Acclaimed as one of the San Francisco Bay Area’s premier painters, Deborah Oropallo has created much of her work in recent years using digital photos and inkjet prints. Her 2015 mixed-media print/painting hybrids continue the exploration of power, gender, and costume begun in Oropallo’s Guise series. The series combines opulent 18th century portraits of men with contemporary images of women whose revealing, cartoonlike uniforms evoke visual archetypes: a pirate, an S&M dominatrix, Santa Claus and the like. The women’s uniforms are campy, sexualized signs drawn from the world of advertising: a series of roles reduced to a collection of simple visual cues. By digitally merging them with 18th century portraits of powerful men, Oropallo scrambles the viewer’s radar. The costumes and details which lend the portraits their extravagance and pomp mingle with the womens’ stylized and suggestive uniforms in a virtual alphabet soup of signs. Oropallo’s fragmented hybrid of these figures invites a consideration of the different kinds of power they suggest, their levels of gravitas and dignity relative to each other, and the extent to which context and gender might inform our readings of the two.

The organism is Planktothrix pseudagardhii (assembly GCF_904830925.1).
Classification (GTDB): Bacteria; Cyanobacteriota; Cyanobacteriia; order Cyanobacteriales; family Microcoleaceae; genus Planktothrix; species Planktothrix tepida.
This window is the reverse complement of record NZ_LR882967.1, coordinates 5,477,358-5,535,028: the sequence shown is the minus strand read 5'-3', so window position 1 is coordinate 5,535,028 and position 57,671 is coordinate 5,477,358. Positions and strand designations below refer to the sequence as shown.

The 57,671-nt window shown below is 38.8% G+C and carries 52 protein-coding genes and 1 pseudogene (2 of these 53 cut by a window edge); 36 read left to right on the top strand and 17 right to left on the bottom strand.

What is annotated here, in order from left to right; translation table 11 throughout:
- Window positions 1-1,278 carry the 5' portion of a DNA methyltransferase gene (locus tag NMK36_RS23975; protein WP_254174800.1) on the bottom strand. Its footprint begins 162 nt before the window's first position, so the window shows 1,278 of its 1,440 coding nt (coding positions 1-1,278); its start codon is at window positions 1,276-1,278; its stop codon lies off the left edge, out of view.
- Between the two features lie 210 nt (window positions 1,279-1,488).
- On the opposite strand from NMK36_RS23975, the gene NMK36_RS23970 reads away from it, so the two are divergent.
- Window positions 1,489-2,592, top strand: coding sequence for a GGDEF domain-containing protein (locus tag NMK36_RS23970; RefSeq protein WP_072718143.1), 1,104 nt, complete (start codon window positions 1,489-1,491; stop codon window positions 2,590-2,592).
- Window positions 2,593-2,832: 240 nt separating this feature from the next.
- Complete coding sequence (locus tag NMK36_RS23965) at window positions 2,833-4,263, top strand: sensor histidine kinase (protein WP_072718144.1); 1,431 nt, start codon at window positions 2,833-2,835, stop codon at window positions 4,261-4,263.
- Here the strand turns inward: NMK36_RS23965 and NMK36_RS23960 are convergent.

– Nick Stone